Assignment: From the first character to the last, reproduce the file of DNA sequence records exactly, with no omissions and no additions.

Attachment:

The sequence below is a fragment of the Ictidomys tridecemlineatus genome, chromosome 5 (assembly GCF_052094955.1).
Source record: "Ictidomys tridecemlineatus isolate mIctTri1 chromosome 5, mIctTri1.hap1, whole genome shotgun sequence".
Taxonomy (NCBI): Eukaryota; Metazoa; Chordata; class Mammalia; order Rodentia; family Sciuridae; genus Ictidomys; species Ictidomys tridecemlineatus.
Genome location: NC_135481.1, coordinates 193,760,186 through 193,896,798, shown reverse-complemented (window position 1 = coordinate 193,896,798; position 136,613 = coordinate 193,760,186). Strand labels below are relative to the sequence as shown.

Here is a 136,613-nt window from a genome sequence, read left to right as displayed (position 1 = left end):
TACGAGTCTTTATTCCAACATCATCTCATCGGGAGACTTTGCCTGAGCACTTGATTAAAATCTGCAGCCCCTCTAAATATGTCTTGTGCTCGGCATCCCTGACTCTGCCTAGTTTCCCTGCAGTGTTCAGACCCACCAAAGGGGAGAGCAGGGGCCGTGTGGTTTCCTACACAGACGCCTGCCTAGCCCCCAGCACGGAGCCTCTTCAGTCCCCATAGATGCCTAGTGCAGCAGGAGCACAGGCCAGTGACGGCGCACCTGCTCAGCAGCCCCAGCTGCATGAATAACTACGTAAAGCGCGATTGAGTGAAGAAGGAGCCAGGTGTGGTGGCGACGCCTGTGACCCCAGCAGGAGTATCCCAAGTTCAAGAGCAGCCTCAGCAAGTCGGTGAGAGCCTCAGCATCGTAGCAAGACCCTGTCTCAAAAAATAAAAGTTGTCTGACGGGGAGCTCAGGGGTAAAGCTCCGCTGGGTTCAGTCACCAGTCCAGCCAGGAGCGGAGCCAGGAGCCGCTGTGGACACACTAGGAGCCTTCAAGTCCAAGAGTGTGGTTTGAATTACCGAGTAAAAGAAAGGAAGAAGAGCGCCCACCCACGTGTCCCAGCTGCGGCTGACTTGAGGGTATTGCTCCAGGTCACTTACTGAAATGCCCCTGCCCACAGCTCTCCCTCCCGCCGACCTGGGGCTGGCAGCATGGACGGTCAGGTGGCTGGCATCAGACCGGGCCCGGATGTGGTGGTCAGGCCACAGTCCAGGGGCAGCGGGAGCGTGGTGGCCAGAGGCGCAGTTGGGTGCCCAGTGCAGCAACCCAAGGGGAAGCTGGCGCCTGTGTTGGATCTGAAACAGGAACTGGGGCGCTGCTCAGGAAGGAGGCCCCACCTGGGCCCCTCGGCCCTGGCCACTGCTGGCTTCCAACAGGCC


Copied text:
The sequence below is a fragment of the Ictidomys tridecemlineatus genome, chromosome 5 (assembly GCF_052094955.1).
Source record: "Ictidomys tridecemlineatus isolate mIctTri1 chromosome 5, mIctTri1.hap1, whole genome shotgun sequence".
Taxonomy (NCBI): Eukaryota; Metazoa; Chordata; class Mammalia; order Rodentia; family Sciuridae; genus Ictidomys; species Ictidomys tridecemlineatus.
Genome location: NC_135481.1, coordinates 193,760,186 through 193,896,798, shown reverse-complemented (window position 1 = coordinate 193,896,798; position 136,613 = coordinate 193,760,186). Strand labels below are relative to the sequence as shown.

Here is a 136,613-nt window from a genome sequence, read left to right as displayed (position 1 = left end):
TACGAGTCTTTATTCCAACATCATCTCATCGGGAGACTTTGCCTGAGCACTTGATTAAAATCTGCAGCCCCTCTAAATATGTCTTGTGCTCGGCATCCCTGACTCTGCCTAGTTTCCCTGCAGTGTTCAGACCCACCAAAGGGGAGAGCAGGGGCCGTGTGGTTTCCTACACAGACGCCTGCCTAGCCCCCAGCACGGAGCCTCTTCAGTCCCCATAGATGCCTAGTGCAGCAGGAGCACAGGCCAGTGACGGCGCACCTGCTCAGCAGCCCCAGCTGCATGAATAACTACGTAAAGCGCGATTGAGTGAAGAAGGAGCCAGGTGTGGTGGCGACGCCTGTGACCCCAGCAGGAGTATCCCAAGTTCAAGAGCAGCCTCAGCAAGTCGGTGAGAGCCTCAGCATCGTAGCAAGACCCTGTCTCAAAAAATAAAAGTTGTCTGACGGGGAGCTCAGGGGTAAAGCTCCGCTGGGTTCAGTCACCAGTCCAGCCAGGAGCGGAGCCAGGAGCCGCTGTGGACACACTAGGAGCCTTCAAGTCCAAGAGTGTGGTTTGAATTACCGAGTAAAAGAAAGGAAGAAGAGCGCCCACCCACGTGTCCCAGCTGCGGCTGACTTGAGGGTATTGCTCCAGGTCACTTACTGAAATGCCCCTGCCCACAGCTCTCCCTCCCGCCGACCTGGGGCTGGCAGCATGGACGGTCAGGTGGCTGGCATCAGACCGGGCCCGGATGTGGTGGTCAGGCCACAGTCCAGGGGCAGCGGGAGCGTGGTGGCCAGAGGCGCAGTTGGGTGCCCAGTGCAGCAACCCAAGGGGAAGCTGGCGCCTGTGTTGGATCTGAAACAGGAACTGGGGCGCTGCTCAGGAAGGAGGCCCCACCTGGGCCCCTCGGCCCTGGCCACTGCTGGCTTCCAACAGGCC